by Danielle Beard
Parsons, Kansas —
Dealing with impacts of drought on cattle and the changing views on antibiotics, was the topic of discussion during the early beef session at the recent University of Missouri Southwest Center Field Day.
University of Missouri State Extension Beef Specialist, Justin Sexten examined how to cut feed costs, and make the most important resource—water—last longer during a drought.
“Selling cows is the easiest way to quickly reduce feed costs,” Sexten said. “Also, preg testing is the most valuable dollars you can spend right now. The sooner you can diagnose pregnancy the sooner you have the opportunity to adjust feed rations based on it.”
Sexten explained that one benefit of a drought is the chance to genetically change the look of a herd, by culling cattle.
“Cull cows to make the herd look how you want,” he said. “There are a number of culling strategies I’ve had to use because of the drought, but as a result my herd is leaner.”
Just as important as culling, Sexten suggested producers examine how efficient their hay feeding system is.
“Think about hay feeders with skirting along the bottom, or feeders with restrictive access where cattle can only fit their heads inside.” Sexten said.
Another way he explains to reduce forage waste is ammoniation.
According to Sexten, ammoniation increases dry matter intake, reduces fescue toxicosis, improves digestibility by 15 percent, while doubling the CP content of most forages, and reduces waste due to bale covering and ammonia fungicide properties.
Sexten says if you are already feeding hay to continue to do so.
“This little bit of rain we’ve had is going to cause the grass to start growing again,” he said. “Feeding hay will give pastures more time to grow and recover instead of being ate down by cattle.”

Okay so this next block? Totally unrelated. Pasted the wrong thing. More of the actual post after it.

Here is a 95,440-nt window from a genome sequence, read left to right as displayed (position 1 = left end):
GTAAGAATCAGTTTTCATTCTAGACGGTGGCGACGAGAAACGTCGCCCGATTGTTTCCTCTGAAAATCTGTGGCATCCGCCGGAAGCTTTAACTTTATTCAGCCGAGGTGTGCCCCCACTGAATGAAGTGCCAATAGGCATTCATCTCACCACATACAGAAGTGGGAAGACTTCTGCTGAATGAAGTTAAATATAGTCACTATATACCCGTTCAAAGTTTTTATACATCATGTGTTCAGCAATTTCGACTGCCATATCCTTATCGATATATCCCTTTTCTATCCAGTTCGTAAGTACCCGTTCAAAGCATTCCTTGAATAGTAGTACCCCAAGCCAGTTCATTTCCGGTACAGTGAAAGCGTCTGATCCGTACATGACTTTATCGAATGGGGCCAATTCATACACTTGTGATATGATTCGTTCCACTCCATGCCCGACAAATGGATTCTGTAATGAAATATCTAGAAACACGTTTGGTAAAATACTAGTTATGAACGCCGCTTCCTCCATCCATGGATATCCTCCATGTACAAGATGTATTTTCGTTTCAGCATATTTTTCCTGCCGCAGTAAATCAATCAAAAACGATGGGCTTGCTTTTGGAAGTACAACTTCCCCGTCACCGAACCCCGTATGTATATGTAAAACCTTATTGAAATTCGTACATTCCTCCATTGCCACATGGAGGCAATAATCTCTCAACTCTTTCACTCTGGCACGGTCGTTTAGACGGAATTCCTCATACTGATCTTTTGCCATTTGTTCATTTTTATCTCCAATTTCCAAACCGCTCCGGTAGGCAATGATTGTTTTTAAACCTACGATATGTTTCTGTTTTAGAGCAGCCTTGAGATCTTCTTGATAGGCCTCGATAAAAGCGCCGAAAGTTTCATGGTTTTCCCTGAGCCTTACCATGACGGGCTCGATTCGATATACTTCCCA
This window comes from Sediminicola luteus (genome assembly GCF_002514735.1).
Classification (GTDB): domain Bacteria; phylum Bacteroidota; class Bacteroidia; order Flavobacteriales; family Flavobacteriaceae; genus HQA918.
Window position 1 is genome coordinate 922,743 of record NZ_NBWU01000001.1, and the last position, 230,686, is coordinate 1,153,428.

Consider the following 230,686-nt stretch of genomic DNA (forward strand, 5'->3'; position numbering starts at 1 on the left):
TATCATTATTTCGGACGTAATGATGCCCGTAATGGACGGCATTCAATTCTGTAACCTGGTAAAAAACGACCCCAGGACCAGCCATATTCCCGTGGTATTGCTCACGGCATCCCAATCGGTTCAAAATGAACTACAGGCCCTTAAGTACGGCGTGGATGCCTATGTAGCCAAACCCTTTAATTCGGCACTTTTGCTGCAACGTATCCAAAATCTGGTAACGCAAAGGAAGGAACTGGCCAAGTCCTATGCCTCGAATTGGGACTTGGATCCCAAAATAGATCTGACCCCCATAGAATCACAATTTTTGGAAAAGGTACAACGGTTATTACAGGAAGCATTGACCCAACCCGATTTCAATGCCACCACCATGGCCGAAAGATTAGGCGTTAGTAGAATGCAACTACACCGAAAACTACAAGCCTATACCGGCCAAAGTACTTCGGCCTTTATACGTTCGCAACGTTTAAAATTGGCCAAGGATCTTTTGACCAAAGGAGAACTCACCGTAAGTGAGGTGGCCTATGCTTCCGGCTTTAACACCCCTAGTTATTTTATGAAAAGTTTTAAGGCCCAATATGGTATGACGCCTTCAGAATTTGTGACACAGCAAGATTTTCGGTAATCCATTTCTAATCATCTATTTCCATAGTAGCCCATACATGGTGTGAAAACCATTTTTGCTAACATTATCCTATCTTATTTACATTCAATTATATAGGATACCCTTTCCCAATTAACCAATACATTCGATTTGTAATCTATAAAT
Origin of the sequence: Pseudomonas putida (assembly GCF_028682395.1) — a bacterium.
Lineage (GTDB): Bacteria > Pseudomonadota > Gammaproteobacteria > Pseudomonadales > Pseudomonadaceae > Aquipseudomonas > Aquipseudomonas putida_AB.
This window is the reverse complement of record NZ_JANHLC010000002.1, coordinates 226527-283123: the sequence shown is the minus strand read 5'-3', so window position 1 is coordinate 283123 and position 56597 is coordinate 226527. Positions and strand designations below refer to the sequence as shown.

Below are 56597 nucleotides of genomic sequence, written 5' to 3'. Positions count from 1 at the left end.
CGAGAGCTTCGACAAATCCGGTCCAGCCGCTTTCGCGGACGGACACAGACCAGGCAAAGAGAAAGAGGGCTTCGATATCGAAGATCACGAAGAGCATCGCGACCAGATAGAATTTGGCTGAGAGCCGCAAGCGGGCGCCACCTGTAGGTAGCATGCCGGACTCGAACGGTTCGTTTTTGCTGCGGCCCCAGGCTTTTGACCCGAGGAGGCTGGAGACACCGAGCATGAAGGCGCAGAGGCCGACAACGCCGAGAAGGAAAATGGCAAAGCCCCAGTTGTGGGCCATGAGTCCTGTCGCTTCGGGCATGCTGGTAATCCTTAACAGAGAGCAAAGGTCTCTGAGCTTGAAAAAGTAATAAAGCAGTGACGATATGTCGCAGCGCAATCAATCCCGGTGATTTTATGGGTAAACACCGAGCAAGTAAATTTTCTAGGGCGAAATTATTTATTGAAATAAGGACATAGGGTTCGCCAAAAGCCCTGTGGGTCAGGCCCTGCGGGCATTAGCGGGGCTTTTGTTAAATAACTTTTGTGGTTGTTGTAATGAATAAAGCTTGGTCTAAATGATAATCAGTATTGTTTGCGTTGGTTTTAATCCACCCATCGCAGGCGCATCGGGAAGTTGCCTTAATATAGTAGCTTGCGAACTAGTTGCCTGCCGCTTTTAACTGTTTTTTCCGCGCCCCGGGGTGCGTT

By giving pastures time to recover in the fall there will be less weed pressure in the spring, more forage to eat through the winter, and also there is less hay waste by feeding in the dry ground of fall, unlike winter where hay will be stomped into the mud, Sexten continued.
Missouri Department of Agriculture District veterinarian, Dr. Larry Forgey wrapped up the early beef session with an overview of antibiotic safety.
“The two things that need to be watched with antibiotic use is residue and drug resistance,” Forgey said.
According to him, producers need to maintain records of every drug administered. Records should always at least include the animal’s ID, drug given, date given, withdrawal time, and who administered it.
“If it’s not written down, it didn’t happen,” Forgey said. “Records show what you did, that way if a residue does show up, you can prove that you are not responsible for it.”
Drug care is also another important measure to take, says Forgey. Prescriptions should always come from a veterinarian, and all youth and family members should be educated on proper drug use and storage.
The public has become very emotional toward the subject of antibiotic use in livestock, he said.
“People believe antibiotic use in livestock causes obesity, along with other human related diseases,” Forgey explained. “We know however that isn’t true since all drugs are FDA regulated.”
According to him, because of the growing public concern it’s important to have a public record of everything that happens on the farm, as well as a good working relationship with your vet.
“Because of the way the world is changing we all need to start thinking about how you can use less antibiotics,” Forgey said.
He concluded by stressing the importance of producers knowing the FDA guidelines for antibiotic use, care and storage.
“The FDA Website is a good place to keep up,” he said. “Also, don’t be afraid to get on related Websites and make comments, that’s how change is made.”£